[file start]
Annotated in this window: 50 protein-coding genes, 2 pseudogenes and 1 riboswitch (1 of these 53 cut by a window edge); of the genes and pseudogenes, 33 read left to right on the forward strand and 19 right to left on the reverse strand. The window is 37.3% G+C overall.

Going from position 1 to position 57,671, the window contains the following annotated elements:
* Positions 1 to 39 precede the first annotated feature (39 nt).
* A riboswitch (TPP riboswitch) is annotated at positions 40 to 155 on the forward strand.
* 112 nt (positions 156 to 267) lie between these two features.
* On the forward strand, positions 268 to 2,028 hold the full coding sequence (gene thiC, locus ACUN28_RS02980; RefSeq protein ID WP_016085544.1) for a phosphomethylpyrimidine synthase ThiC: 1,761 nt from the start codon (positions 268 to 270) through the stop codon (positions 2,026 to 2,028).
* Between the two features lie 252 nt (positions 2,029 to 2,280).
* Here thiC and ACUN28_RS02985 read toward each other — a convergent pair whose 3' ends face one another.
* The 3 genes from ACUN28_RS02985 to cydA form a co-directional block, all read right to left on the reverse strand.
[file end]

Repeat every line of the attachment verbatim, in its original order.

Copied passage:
Annotated in this window: 50 protein-coding genes, 2 pseudogenes and 1 riboswitch (1 of these 53 cut by a window edge); of the genes and pseudogenes, 33 read left to right on the forward strand and 19 right to left on the reverse strand. The window is 37.3% G+C overall.

Going from position 1 to position 57,671, the window contains the following annotated elements:
* Positions 1 to 39 precede the first annotated feature (39 nt).
* A riboswitch (TPP riboswitch) is annotated at positions 40 to 155 on the forward strand.
* 112 nt (positions 156 to 267) lie between these two features.
* On the forward strand, positions 268 to 2,028 hold the full coding sequence (gene thiC, locus ACUN28_RS02980; RefSeq protein ID WP_016085544.1) for a phosphomethylpyrimidine synthase ThiC: 1,761 nt from the start codon (positions 268 to 270) through the stop codon (positions 2,026 to 2,028).
* Between the two features lie 252 nt (positions 2,029 to 2,280).
* Here thiC and ACUN28_RS02985 read toward each other — a convergent pair whose 3' ends face one another.
* The 3 genes from ACUN28_RS02985 to cydA form a co-directional block, all read right to left on the reverse strand.